One senior Tory told The Independent: “Lots of us are eager to find out which mast Michael will pin his colours to. He’s a formidable campaigner, so his backing is a boost for any team.”

A senior Sunak supporter dismissed rumours that the former chancellor was planning to “lend” supporters to Mordaunt to keep Ms Truss out of the final ballot, as the candidate he most fears.

“We are encouraging every colleague who supports Rishi to vote for him,” said the MP, who also emphatically denied that the frontrunner had a preferred rival for the final contest.

One MP told The Independent: “Everyone is talking about Rishi lending votes, but I’m not sure he has enough in the bag to do that without risking his own position. And it’s not at all clear whether his chances are better against Penny or against Liz.”

Uncertainty remained high over the result of Wednesday’s vote, with Badenoch supporters largely keeping their cards close to their chests over how they will switch.

Several said that they had received multiple calls and approaches from the rival camps, but few revealed their new allegiances.

Veteran former whip Sir Desmond Swayne announced he was falling in behind Mr Sunak, and defence minister Leo Docherty said he was backing Ms Truss for her “deep experience and sound judgement”. Senior backbencher Tim Loughton said Ms Badenoch was the “stand-out candidate” and members’ choice, but that party activists would now feel “cheated” if Ms Mordaunt was not on the shortlist presented to them.

Mordaunt supporter George Freeman told The Independent he had been urging MPs to consider not only who they want as leader but how they want the party to be represented by the two candidates in the final showdown.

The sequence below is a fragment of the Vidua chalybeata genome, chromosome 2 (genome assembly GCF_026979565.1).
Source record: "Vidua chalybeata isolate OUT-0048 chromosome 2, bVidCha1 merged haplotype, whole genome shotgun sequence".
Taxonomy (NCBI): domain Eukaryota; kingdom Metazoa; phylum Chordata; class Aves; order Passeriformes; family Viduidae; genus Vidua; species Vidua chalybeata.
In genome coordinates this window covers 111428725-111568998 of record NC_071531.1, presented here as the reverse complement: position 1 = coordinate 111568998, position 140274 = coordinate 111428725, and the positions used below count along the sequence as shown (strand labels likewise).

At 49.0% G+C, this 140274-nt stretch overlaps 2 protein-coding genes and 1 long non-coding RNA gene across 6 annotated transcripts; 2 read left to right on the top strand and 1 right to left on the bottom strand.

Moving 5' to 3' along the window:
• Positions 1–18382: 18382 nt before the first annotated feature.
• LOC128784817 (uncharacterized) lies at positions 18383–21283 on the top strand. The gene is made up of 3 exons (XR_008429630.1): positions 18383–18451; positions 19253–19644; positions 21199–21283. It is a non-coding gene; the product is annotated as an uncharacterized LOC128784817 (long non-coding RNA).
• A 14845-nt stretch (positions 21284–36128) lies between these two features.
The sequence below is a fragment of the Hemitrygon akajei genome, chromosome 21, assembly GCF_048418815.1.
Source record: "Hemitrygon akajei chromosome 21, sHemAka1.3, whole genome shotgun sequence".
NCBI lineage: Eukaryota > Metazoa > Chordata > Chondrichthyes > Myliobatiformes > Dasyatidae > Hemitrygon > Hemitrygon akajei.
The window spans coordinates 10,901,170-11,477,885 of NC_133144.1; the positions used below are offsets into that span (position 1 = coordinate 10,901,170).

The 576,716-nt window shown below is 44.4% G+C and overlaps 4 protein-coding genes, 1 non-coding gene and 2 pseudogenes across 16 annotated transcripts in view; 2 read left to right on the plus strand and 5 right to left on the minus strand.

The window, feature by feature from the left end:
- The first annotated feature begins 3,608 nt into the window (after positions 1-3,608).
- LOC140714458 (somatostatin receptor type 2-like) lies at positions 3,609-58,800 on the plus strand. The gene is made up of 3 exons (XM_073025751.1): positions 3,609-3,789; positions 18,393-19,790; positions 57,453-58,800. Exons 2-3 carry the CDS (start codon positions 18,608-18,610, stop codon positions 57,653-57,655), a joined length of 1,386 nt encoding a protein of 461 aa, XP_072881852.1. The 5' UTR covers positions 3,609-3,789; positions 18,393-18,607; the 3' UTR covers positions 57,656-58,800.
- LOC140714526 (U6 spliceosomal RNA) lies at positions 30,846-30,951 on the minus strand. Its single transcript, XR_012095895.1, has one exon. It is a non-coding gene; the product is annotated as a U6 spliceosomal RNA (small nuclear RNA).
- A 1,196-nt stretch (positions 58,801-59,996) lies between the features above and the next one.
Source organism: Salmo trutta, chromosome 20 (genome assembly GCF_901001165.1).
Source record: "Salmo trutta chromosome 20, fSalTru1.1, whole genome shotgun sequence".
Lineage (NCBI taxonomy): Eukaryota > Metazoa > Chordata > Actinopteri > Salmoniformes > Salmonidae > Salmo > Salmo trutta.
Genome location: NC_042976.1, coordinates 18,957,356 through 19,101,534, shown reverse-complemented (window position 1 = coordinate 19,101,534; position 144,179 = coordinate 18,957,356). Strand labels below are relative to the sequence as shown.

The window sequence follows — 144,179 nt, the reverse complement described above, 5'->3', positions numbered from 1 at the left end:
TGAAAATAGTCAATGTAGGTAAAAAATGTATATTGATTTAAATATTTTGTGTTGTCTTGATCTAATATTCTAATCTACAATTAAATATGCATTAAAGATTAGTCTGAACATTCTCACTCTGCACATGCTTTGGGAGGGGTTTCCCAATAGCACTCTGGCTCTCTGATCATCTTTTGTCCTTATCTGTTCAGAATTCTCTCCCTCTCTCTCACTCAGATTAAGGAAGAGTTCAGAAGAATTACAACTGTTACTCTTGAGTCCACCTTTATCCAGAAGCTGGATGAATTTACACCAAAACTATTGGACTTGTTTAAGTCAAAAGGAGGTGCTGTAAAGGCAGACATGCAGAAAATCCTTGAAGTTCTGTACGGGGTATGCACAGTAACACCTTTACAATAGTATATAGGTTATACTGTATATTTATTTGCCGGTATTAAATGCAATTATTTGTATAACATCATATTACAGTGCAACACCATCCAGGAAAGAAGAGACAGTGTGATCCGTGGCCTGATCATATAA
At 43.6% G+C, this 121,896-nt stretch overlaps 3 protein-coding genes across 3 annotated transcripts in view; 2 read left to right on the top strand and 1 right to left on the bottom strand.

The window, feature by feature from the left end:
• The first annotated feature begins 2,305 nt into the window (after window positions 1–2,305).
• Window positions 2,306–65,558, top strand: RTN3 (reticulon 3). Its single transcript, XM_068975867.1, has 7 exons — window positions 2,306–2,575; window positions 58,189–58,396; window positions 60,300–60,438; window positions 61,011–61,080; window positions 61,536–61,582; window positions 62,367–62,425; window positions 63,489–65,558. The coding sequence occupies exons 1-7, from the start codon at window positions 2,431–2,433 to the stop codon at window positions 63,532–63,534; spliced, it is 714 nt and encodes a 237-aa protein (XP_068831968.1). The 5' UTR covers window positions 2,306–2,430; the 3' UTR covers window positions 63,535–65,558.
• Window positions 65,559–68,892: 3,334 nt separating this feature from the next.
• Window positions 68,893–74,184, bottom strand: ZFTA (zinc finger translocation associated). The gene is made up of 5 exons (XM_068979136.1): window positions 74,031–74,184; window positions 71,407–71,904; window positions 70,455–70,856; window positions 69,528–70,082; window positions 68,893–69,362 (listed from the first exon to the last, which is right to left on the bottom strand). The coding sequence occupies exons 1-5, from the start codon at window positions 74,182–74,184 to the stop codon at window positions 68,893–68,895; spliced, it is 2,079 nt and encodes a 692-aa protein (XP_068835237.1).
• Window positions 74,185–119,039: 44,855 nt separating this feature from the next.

“A lot of MPs are rightly worried that a Rishi v Liz contest could end up like the TV debates as an unedifying fight between two people who only 10 days ago were in Cabinet together, not the moment of inspiring change and renewal that Tom, Kemi and Penny and members have all called for,” said Mr Freeman.

The three remaining candidates had a last chance to lobby for the votes of “Red Wall” MPs at a hustings hosted by the Northern Research Group and Onward thinktank in Westminster on Tuesday evening.

All three said they were signed up to the NRG manifesto demanding, among other things, a minister for the North in the new government. And Ms Mordaunt went further than her rivals in committing to delivering Northern Powerhouse Rail.

NRG chair Jake Berry said the event demonstrated that the “levelling up” agenda would not die with the end of Mr Johnson’s premiership.

“The core principle of levelling up is absolutely embedded across Conservative Party politics for at least the next decade,” said Mr Berry. “They might change the slogan, but frankly they can call it Shirley if they like, as long as it delivers for my constituents.”

Ballot packs for up to 200,000 Tory members who joined the party before 3 June will begin landing on doorsteps on 1 August and hustings will be held in all parts of the country before the deadline for voting on 2 September, with the winner announced three days later.

However, online voting will begin immediately, giving the final two candidates only a matter of days to win over the thousands who are expected to mark their cross as soon as they receive their ballot paper.